That’s when I started paying attention to all the crates. Many of the wooden storage boxes were opened or damaged, probably from whatever caused one of the walls to fall. They contained all manner of things. From one opened crate random items of apparel spilled to the floor, including the royal blue muff I mentioned. There was a label on the side of the crate, Property of Alastair Wong Sr.
A packet of letters was tied together with a red ribbon. When I picked them up I detected a trace of lavender perfume. Love letters, I thought as my curiosity pressed me to open one and read it. I looked at the return address and found they were to the afore mentioned Alastair Wong from a Phanny Idelle Peabody in Savannah, Georgia, USA. I put the letters down when something more important caught my eye.
Another was packed with airtights, as a cowboy friend of mine called them — canned goods. Several of the jars contained preserves. Those magical stacks of sourdough pancakes wouldn’t go to waste after all. Not all of them at least; there were far too many for three people to eat, even with Copper’s voracious appetite. I wondered if the pancakes were still warm.
“Do it again!” Copper said enthusiastically to Cornelis.
I couldn’t help laughing at the sad, red-eyed expression on his face when the girl wanted him to sneeze yet again.
“It is no game,” Cornelis told Copper in a stuffy nasal voice.
Suppressing another sneeze of my own, I took pity on the alchemist. I held up a jar of apricot preserves and asked Copper if she’d seen any cutlery in the opened crates. Her mouth made a silent “Oooh,” when she saw the jar and the girl hurried away in search of a fork.
Judging by the disarray and debris, most of the crates had been searched for valuables after whatever catastrophe happened to the building. The damage looked old too. There was an abandoned feeling about the place that I found mildly disconcerting.
“What sort of place do you suppose this is, Cornelis?” I pondered aloud. “Have we sheltered in some sort of ghost town? One would think a religious compound like this would be part of a town. But I get the feeling that there isn’t another soul for miles around.”
The alchemist nodded affirmatively. “Indeed. I get the same sense of things,” he agreed. “It will be dawn soon and the light of day will tell us much.”
Cornelis plopped down on a pile of clothing as if it were a bed. Apparently the clothes had been sitting there for quite some time. A cloud of dust puffed up when he landed on them. The dust tickled my nose and I put my finger firmly between my nose and upper lip.
“Don’t you dare!” Cornelis warned me. “You know that — huh — if you do — huh — then I will too!” he said just as we both sneezed loudly.
I looked at Cornelis Drebbel. He looked at me. Nothing happened. Copper ran back so us, carrying several forks and even some plates. She stopped and stared expectantly at the Dutchman. He and I looked at each other again. Still nothing happened. Copper looked disappointed. I sighed with relief.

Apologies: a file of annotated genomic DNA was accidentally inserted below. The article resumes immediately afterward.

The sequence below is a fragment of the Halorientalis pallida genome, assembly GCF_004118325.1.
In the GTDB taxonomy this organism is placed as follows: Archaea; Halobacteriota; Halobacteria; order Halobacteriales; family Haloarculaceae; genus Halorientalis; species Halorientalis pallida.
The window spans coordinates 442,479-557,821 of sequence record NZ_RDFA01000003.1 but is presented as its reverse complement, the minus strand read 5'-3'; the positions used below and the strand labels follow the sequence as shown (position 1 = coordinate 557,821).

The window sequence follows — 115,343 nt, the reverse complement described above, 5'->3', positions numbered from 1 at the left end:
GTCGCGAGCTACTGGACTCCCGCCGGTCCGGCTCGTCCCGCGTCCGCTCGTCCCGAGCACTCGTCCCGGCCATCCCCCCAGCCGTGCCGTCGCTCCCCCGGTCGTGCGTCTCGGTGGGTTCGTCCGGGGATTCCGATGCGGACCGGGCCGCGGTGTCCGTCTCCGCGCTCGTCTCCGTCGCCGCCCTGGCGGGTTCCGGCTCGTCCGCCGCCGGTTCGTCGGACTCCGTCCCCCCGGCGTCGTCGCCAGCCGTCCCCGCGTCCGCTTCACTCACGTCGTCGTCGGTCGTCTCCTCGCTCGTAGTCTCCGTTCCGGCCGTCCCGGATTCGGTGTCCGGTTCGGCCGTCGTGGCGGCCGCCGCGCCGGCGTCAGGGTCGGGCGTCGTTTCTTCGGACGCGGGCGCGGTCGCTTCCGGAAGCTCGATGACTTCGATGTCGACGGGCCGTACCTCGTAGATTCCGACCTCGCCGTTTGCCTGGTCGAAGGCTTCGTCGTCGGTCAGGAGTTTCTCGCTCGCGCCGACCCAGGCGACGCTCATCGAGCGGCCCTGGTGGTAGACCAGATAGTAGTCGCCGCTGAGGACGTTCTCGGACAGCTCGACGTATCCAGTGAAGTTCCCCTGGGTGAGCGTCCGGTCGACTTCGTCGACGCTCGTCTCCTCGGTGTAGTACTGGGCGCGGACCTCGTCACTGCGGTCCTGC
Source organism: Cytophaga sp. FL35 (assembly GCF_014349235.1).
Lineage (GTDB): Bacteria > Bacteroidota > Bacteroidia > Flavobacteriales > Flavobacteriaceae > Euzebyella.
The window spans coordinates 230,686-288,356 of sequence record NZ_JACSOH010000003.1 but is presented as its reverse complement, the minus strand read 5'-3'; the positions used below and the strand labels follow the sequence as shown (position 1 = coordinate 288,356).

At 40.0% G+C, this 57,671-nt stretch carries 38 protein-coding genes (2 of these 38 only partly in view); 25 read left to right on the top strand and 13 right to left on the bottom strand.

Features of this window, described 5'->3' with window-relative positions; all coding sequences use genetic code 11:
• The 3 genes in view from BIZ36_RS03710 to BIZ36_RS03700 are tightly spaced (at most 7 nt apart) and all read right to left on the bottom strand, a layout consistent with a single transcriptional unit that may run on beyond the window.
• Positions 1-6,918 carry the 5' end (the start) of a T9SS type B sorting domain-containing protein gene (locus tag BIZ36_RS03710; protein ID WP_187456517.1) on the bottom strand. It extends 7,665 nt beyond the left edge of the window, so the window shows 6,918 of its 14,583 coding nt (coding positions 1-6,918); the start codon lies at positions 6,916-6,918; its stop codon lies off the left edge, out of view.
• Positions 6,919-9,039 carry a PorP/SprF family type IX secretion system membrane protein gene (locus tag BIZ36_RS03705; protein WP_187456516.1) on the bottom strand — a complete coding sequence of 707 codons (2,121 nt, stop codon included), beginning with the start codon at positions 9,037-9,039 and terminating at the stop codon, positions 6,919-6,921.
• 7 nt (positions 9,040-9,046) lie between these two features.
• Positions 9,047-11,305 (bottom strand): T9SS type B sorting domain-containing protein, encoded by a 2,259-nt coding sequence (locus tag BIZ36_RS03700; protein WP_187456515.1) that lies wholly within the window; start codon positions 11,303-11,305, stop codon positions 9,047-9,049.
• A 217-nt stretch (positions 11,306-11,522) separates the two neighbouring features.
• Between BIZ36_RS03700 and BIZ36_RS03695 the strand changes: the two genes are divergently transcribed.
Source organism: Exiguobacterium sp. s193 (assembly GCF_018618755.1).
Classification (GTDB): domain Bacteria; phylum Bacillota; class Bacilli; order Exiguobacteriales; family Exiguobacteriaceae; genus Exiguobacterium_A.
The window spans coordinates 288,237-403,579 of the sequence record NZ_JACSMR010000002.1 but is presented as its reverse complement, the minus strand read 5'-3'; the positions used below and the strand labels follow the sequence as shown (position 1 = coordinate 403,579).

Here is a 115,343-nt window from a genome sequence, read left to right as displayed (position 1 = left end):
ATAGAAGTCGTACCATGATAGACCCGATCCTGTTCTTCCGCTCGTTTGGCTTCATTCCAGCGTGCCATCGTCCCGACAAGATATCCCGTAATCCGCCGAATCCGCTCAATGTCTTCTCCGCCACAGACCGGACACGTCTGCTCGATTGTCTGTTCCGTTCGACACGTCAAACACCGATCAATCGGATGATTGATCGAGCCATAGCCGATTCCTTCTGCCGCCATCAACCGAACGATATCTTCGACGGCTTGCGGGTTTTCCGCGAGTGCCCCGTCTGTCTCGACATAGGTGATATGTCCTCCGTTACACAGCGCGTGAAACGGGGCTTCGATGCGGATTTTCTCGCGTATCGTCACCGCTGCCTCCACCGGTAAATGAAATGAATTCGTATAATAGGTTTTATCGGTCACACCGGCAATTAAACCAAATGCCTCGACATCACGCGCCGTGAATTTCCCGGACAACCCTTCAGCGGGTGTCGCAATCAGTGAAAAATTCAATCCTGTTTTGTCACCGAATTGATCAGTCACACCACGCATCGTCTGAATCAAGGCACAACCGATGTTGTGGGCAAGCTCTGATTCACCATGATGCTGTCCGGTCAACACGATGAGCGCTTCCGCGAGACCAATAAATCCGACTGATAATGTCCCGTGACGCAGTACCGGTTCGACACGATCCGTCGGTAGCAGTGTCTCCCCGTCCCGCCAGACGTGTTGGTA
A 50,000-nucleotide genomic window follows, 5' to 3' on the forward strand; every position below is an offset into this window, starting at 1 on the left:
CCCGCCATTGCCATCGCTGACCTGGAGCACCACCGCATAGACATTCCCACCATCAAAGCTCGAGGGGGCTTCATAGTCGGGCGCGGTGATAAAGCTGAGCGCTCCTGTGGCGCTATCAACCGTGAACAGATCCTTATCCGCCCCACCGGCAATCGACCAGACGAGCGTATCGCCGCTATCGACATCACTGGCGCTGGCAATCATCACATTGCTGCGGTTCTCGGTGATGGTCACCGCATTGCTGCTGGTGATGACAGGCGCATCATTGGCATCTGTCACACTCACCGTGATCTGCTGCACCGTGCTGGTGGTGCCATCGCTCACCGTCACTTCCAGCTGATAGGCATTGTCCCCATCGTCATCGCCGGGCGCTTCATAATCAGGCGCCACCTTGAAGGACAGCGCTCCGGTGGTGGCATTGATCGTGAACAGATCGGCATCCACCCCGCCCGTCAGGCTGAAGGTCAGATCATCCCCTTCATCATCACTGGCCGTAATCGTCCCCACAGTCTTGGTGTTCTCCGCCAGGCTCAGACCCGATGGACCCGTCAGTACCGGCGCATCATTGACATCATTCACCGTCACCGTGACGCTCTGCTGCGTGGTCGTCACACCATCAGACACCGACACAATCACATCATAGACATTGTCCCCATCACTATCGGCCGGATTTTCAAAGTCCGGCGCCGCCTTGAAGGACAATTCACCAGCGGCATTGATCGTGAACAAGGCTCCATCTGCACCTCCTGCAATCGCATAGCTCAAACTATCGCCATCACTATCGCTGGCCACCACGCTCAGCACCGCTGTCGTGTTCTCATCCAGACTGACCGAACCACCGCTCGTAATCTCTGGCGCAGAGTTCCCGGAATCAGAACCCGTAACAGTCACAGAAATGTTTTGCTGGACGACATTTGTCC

Then elsewhere in the building I heard a wet splat. And another. A funny little guttural sound traveled to my ears. It was followed by several dozen more wet splat sounds, and the sounds were coming closer. A splat sounded right beside me. I turned to see Cornelis wearing a sad-eyed long suffering expression. His eyes rolled to look upward. A frog sat squarely on top of his head.
“Ribbit,” the frog looked at me and said. A chorus of ribbits from all around the building answered.
Copper laughed with delight. I chortled despite myself. However, my merriment stopped as, splat-splat-splat, frogs rained down upon us.
To be continued…
Real World Notes
Airtights. Yes they are a thing! Nicolas Appert was the French inventor of airtight food preservation. Appert, known as the “father of canning,” was a confectioner. A hermetic seal is any type of sealing that makes a given object airtight (excludes the passage of air, oxygen, or other gases). The term originally applied to airtight glass containers, but as technology advanced it applied to a larger category of materials, including rubber and plastics.
Is Sheriff Alvin Bullard one of the bad guys? He seemed harmless enough with his amusingly thick mustache. Will our trio keep running, no matter how far, to escape the villains who would kidnap Copper? Or will they turn and fight? They’re awfully outnumbered.
I hope you saw my big cover reveal. If not then click the arrow at the bottom of the page. Copper, the Alchemist, and the Woman in Trousers will be back again Wednesday for Hidebound Hump Day. I’ll be looking for you at the station.
Now some shameless self-promotion.
This is a work of fiction. Characters, names, places, and incidents are either the product of the author’s imagination or are used fictitiously, and any resemblance to actual persons, living or dead, business establishments, locales, or events is entirely coincidental.